The entrance to Southwark Park reopened on Friday, despite an announcement from the Department for Culture, Media and Sport that said the line would be closed off for at least six hours to manage capacity.

Although the line was paused due to full capacity, a second queue began to form outside the park along Jamaica Road, causing attendants to eventually reopen the gate.

Many famous faces have also paid their respects to the Queen. New Zealand’s prime minister Jacinda Ardern, who will attend the Queen’s funeral on Monday, was seen at Westminster Hall on Friday where she viewed the late monarch’s coffin.

Good Morning Britain presenter Susanna Reid also queued to get into the Palace of Westminster, saying she went to view the Queen’s coffin with her mother.

On Saturday morning (17 September), Tilda Swinton was spotted in the public queue, with many praising her for “refusing to take advantage of status” to pay her respects to the Queen.

However, Schofield and Willoughby attended the lying in state as members of the press and were led to a press gallery for a separate viewing, bypassing the hours-long queue that members of the public have to wait in.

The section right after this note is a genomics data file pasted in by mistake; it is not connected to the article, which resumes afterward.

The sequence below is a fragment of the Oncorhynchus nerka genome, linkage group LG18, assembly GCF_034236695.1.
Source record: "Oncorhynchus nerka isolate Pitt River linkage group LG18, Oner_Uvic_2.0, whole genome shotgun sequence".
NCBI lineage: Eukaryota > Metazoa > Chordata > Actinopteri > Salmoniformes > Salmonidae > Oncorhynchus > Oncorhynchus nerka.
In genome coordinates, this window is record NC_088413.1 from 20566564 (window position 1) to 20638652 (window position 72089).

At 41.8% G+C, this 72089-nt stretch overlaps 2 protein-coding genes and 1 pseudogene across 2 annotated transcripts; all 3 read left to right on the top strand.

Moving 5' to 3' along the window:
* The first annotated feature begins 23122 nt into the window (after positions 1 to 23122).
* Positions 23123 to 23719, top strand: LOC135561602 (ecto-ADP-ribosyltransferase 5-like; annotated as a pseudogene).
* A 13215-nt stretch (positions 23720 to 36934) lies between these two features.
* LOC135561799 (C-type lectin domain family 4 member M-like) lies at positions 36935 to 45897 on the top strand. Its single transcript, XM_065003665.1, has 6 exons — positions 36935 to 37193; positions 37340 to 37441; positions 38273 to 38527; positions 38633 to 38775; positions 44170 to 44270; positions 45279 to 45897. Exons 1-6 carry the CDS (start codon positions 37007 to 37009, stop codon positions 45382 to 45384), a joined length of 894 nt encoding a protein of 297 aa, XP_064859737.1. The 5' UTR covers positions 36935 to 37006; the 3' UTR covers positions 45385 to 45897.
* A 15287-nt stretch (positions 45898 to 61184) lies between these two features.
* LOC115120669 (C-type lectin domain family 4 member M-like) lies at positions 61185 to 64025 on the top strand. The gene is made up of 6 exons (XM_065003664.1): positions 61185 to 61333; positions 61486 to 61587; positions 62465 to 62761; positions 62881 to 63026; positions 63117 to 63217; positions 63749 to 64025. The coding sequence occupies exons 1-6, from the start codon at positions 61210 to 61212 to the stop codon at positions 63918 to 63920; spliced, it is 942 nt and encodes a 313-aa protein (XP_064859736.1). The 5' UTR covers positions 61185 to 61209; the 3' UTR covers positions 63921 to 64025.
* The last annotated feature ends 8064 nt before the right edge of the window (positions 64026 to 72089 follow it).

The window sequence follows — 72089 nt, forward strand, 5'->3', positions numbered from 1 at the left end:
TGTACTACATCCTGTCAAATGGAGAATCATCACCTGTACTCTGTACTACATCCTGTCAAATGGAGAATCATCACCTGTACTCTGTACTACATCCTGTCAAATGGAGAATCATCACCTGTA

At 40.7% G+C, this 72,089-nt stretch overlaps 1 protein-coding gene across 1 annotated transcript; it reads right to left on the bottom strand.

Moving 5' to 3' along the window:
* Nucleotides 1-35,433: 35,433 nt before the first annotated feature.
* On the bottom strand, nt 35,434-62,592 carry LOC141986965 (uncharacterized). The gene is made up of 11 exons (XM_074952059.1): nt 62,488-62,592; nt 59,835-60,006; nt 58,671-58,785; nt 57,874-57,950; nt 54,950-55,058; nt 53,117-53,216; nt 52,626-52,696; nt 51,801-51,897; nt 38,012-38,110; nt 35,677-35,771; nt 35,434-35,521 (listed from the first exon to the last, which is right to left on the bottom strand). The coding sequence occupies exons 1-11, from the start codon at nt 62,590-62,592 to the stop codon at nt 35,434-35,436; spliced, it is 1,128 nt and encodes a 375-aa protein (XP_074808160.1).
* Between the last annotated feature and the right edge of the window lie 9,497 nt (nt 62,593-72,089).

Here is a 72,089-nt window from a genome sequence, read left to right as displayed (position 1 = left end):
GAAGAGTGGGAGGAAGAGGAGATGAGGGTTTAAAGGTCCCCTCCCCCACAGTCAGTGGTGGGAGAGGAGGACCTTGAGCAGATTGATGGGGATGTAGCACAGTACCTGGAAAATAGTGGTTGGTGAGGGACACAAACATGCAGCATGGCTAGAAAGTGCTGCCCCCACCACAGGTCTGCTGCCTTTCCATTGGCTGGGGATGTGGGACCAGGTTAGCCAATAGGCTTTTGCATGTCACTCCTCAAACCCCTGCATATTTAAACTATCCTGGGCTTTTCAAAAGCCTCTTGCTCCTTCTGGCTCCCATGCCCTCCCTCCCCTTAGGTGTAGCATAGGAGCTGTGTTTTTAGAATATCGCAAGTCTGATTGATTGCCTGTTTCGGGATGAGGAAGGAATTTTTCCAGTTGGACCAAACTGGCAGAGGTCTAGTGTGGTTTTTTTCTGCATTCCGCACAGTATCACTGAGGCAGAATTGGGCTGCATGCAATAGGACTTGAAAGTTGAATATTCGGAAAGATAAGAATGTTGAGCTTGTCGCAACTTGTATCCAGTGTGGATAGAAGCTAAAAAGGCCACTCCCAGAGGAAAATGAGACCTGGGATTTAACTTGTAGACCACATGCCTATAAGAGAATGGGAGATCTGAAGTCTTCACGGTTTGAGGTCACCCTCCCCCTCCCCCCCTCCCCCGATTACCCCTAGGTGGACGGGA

MPs are also given special access to Westminster Hall to pay their respects to the late Queen, and are able to bring in up to four guests.

People took to Twitter to slam the “unfair” treatment, with many criticising MPs, Schofield and Willoughby for “thinking they’re better than the rest of us”.

“I have total respect for David Beckham who queued for 12 hours with everyone else, took photos with the public, spoke to them and was a general nice guy, unlike Phil and Holly who decided they were better than the public and bypassed the queue,” one person wrote.

However, others pointed out that Schofield and Willoughby were there as members of the press. “Susan is silly for queuing. Beckham is not a journalist. Holly and Phil will describe their experience for thousands of viewers who couldn’t be there,” a Twitter user said.

Westminster Hall will remain open 24 hours a day to allow thousands of members of the public to pay their respects, until 6.30am on the day of the Queen’s funeral, Monday 19 September. From there, the Queen’s coffin will be taken in a grand military procession from the Palace of Westminster to Westminster Abbey for the funeral. The procession will also be joined by senior members of the family and military personnel.

The state funeral service at Westminster Abbey will be attended by presidents, prime ministers, and royals from around the world. The service, which starts at 11am, will also be televised.

After the service, the coffin will be taken in procession from Westminster Abbey to Wellington Arch and then travel to Windsor. Once in Windsor, the hearse will travel to St George’s Chapel at Windsor Castle for another televised committal service.

Later in the evening, there will also be a private interment service with senior members of the royal family.

The Queen’s final resting place will be the King George VI memorial chapel, an annex to the main chapel – where her mother and father were buried, along with the ashes of her sister, Princess Margaret.